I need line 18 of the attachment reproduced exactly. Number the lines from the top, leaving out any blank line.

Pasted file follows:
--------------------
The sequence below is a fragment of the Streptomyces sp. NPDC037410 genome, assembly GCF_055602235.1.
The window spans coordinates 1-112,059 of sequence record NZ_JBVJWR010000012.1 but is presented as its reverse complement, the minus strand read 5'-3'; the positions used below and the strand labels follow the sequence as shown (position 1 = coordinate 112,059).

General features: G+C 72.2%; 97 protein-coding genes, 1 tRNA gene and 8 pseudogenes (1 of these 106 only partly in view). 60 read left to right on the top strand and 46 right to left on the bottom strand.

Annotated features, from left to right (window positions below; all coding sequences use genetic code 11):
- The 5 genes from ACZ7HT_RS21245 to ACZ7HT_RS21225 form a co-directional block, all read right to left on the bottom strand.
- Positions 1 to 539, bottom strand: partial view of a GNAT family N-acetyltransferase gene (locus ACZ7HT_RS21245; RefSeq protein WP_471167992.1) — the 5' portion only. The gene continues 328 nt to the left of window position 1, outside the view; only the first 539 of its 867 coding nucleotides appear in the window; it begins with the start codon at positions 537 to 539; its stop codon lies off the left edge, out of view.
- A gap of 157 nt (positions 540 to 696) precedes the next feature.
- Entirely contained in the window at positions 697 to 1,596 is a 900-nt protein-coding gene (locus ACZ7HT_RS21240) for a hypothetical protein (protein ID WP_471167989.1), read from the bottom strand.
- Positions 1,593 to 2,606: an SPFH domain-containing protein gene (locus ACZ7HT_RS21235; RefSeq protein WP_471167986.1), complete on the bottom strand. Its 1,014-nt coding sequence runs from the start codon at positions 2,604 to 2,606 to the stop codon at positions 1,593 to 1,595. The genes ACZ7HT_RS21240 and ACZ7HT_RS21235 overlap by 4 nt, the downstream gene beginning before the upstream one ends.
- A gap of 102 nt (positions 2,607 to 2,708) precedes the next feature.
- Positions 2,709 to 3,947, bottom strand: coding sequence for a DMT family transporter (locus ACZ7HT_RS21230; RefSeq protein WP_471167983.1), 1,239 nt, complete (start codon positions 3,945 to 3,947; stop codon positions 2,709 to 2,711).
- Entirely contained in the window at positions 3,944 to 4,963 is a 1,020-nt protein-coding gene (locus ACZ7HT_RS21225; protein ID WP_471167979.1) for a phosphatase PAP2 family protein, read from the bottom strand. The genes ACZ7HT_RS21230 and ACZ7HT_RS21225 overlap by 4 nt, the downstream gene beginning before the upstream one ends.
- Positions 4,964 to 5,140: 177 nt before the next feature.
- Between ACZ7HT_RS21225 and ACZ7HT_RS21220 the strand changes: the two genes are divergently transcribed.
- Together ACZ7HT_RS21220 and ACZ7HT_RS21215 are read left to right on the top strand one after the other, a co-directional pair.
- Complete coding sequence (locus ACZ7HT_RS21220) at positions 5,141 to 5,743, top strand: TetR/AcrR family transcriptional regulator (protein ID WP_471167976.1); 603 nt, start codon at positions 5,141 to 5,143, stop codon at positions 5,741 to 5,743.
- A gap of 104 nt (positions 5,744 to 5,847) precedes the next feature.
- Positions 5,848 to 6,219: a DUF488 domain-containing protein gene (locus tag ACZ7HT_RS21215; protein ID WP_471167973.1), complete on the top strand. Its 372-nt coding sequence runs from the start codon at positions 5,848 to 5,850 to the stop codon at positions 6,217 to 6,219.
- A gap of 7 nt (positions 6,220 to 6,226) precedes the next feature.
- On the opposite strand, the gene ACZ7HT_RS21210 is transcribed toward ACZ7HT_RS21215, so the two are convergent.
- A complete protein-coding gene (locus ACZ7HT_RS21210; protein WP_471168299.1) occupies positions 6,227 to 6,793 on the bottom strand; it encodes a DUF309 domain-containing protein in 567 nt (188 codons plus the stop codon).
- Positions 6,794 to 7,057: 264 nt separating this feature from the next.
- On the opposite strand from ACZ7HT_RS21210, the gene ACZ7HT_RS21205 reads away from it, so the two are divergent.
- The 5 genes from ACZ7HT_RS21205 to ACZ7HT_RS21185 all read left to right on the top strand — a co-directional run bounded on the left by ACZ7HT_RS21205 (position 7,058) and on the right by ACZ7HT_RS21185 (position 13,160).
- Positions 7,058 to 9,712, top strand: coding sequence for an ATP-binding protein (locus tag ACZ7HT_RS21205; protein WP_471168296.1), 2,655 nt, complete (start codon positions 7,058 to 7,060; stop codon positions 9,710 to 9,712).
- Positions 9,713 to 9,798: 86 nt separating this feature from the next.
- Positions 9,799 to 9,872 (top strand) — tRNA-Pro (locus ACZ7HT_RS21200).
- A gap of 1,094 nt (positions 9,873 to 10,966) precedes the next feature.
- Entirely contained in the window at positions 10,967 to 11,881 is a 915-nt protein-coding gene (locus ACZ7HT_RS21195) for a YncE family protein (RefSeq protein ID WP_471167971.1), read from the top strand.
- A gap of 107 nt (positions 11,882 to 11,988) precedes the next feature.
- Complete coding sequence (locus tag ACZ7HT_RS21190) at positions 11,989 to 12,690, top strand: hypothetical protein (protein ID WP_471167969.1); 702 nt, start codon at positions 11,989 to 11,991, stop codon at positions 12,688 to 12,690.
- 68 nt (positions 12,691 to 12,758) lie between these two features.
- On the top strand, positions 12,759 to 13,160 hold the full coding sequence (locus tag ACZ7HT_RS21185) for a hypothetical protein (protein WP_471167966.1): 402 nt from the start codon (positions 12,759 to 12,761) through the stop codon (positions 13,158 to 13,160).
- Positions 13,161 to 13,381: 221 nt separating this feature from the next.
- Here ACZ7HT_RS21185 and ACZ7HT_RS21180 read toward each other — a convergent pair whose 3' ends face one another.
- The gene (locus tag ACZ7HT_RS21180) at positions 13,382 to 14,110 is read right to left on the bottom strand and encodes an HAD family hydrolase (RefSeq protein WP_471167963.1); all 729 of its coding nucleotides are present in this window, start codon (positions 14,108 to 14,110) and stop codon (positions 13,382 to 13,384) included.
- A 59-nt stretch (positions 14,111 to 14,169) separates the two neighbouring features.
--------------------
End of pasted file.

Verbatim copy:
- Positions 5,848 to 6,219: a DUF488 domain-containing protein gene (locus tag ACZ7HT_RS21215; protein ID WP_471167973.1), complete on the top strand. Its 372-nt coding sequence runs from the start codon at positions 5,848 to 5,850 to the stop codon at positions 6,217 to 6,219.